5th Stanza: The lines “I looked around to get some aid – the only things I found/Were big deep, craters on the Earth – bodies on the ground.” is an instance of antithesis. An antithesis is said to take place when Contrasted words or ideas are placed together in a balanced form for the sake of emphasis. The soldier looked around for medical help but all he could find was death and destruction caused by war.

Symbolism: The darkness and the cold, which the soldier refers to in this stanza are symbols of his impending death. The wound of the narrator is the symbol of wounded humanity.

Juxtaposition: Michael Mack has utilized the poetic device of juxtaposition very well in the poem. At many points morning and sunlight have been juxtaposed with its opposite death and the darkness and cold which death brings with it.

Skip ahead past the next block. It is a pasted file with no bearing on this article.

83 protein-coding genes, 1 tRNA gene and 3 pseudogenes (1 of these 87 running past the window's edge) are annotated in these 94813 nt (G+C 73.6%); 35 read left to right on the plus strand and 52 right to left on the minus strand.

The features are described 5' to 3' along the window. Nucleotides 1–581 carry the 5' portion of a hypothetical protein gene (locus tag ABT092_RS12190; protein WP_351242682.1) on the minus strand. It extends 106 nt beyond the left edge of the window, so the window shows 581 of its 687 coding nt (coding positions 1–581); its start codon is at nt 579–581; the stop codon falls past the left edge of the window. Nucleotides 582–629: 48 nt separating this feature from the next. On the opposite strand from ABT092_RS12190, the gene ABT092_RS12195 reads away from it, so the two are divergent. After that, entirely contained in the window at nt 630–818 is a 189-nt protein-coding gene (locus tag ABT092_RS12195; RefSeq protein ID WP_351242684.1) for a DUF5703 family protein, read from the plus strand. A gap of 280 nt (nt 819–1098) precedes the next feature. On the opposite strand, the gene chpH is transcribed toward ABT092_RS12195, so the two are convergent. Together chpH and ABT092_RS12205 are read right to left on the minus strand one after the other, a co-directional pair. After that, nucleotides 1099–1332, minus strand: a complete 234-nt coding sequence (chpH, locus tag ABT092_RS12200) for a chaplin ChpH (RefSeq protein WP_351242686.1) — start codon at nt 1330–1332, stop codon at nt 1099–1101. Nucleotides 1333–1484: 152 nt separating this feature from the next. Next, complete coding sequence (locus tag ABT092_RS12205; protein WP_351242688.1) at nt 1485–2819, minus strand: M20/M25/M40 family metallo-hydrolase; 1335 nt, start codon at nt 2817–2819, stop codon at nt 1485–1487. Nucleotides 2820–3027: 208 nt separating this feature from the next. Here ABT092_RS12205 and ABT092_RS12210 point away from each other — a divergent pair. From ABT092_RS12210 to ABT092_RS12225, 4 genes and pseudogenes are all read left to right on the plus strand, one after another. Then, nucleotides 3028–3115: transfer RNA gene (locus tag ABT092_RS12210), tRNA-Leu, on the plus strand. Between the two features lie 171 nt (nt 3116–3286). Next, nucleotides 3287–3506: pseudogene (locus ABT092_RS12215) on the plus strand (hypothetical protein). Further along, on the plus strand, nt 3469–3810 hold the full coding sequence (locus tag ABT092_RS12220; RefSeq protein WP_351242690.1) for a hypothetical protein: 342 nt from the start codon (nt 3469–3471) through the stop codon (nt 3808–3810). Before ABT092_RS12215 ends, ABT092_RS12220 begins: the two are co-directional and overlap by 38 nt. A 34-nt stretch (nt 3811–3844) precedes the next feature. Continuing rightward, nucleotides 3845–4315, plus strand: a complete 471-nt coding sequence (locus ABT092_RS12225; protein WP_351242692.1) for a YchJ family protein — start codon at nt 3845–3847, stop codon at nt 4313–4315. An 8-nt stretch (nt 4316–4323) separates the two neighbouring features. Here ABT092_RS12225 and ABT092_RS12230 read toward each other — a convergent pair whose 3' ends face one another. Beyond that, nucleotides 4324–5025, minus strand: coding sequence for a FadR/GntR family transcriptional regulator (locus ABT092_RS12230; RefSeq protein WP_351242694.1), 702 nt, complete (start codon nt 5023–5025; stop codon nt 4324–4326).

Rhyme Scheme:‘A Small Pain in my Chest’ is a poem of thirty six lines that has been divided in nine stanzas of four lines each. The rhyme scheme of the poem is very simple. It follows the pattern of aabb, ccdd and so on. The first and the second share the same rhyme as does the third and the fourth line.

Central Idea of the Poem

The central idea which the poem, ‘A small pain in my chest’ by Michael Mack posits is that war is cruel and involves a complete reversal of the laws of Nature. It is cruel because it takes men away from their families and shoves them into the jaws of Death. It is against Nature because it makes young men die way before their time and makes them go through immense physical and mental trauma. Wars reflect terribly on the humanity of a nation. It is indeed very inhuman to let lives go to complete waste just because two nations cannot see each other in the eye on certain matters. This central idea has been worked on in the poem with great craftsmanship by exposing the readers to a young dying soldier and his account of being at war.